Taking Subjectivity into Account

  • Lorraine Code
Part of the Contemporary Philosophies and Theories in Education book series (COPT, volume 2)


This chapter is a shortened version of the essay “Taking Subjectivity into Account,” in Lorraine Code’s (1995) book Rhetorical spaces: Essays on gendered locations (New York: Routledge, pp. 23–57). Code argues that the subjectivity of the knower in the well-known epistemological formulation “S knows that p” matters a great deal more than the dominant positivist-empiricist perspective suggests. In spite of the appearance of neutrality and universalizability of the knowing or knowledge-producing subject “S,” Code argues that most knowledge production is politically invested, and that the social and historical locations of “S” (such as gender, race, and class) affect the range of topics likely to be selected for investigation. Moreover, taking subjectivity into account also means examining political and other structures for the ways in which they direct research to focus on certain lines of inquiry rather than others.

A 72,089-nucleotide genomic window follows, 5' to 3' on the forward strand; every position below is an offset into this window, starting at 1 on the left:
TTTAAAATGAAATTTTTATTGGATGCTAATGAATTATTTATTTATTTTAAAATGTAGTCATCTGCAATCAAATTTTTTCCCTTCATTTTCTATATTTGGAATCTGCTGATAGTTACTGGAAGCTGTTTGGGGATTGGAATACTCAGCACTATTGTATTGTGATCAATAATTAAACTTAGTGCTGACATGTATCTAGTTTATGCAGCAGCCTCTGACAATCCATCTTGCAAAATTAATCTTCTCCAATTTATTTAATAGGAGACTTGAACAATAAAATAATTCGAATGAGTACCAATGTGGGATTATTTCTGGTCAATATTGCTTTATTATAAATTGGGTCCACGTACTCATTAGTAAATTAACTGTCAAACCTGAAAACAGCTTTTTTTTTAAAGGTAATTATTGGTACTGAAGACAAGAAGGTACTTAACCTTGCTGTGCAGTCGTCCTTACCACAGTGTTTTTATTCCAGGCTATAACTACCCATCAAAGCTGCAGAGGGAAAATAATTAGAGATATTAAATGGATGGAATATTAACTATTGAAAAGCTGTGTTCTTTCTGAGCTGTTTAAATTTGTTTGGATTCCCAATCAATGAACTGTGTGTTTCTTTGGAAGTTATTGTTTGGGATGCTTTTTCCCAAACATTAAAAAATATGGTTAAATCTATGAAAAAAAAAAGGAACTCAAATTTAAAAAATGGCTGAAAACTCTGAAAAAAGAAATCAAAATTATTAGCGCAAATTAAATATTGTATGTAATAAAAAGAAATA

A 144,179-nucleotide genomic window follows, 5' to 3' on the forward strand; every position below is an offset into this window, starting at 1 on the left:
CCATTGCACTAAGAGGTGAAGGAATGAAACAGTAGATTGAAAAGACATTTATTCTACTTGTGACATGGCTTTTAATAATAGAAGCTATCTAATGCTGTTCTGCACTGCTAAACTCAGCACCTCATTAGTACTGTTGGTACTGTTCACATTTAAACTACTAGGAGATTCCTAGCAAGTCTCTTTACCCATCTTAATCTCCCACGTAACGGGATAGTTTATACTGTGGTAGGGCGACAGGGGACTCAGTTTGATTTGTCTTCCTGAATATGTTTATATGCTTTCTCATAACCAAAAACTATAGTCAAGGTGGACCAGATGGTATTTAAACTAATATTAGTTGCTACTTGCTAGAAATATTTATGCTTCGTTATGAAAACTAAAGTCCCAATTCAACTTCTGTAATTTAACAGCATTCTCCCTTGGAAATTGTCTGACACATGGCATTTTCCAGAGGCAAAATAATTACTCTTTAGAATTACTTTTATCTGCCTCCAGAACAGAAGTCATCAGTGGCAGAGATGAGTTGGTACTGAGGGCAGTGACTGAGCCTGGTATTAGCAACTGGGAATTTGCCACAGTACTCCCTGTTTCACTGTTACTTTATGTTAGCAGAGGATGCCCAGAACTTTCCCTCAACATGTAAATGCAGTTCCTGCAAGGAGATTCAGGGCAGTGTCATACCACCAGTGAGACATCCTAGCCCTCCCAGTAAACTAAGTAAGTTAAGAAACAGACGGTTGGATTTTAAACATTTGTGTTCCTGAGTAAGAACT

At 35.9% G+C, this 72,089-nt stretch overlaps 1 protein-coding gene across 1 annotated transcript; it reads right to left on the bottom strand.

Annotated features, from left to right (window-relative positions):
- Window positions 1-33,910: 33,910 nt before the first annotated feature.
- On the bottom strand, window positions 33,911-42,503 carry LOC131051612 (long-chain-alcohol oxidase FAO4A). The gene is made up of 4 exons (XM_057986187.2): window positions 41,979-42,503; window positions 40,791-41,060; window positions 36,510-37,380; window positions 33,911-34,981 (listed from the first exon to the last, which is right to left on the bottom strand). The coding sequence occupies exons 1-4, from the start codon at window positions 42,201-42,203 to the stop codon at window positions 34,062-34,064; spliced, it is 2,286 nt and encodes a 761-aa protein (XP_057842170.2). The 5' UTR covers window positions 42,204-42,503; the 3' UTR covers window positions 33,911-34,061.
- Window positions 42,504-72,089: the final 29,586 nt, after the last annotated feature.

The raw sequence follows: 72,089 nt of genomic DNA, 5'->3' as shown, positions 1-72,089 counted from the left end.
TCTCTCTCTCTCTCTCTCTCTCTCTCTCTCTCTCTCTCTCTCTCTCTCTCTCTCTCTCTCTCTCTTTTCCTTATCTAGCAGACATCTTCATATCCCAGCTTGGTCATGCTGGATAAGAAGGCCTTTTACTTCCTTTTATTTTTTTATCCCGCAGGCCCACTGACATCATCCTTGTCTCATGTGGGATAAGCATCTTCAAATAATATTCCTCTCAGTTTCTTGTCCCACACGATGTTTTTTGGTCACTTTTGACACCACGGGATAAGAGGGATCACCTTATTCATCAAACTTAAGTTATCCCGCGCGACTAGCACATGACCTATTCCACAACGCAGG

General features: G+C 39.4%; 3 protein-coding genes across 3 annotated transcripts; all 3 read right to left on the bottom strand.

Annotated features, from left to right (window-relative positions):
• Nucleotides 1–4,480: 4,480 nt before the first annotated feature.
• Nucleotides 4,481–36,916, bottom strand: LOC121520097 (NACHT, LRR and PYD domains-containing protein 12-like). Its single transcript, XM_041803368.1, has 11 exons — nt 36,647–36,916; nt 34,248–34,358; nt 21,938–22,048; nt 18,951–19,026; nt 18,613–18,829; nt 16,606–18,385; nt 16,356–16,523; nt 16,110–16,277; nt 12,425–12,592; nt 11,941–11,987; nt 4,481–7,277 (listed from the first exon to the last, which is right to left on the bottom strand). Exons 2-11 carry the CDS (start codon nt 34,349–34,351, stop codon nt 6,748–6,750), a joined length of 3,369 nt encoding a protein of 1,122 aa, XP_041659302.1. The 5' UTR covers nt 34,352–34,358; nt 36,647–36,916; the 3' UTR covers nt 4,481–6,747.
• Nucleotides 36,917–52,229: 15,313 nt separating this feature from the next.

Justificatory Procedure Knowledge Claim Epistemic Community Positivist Legacy Epistemic Responsibility 
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© Springer Science+Business Media B.V. 2012

Authors and Affiliations

  1. 1.Department of PhilosophyYork UniversityTorontoCanada

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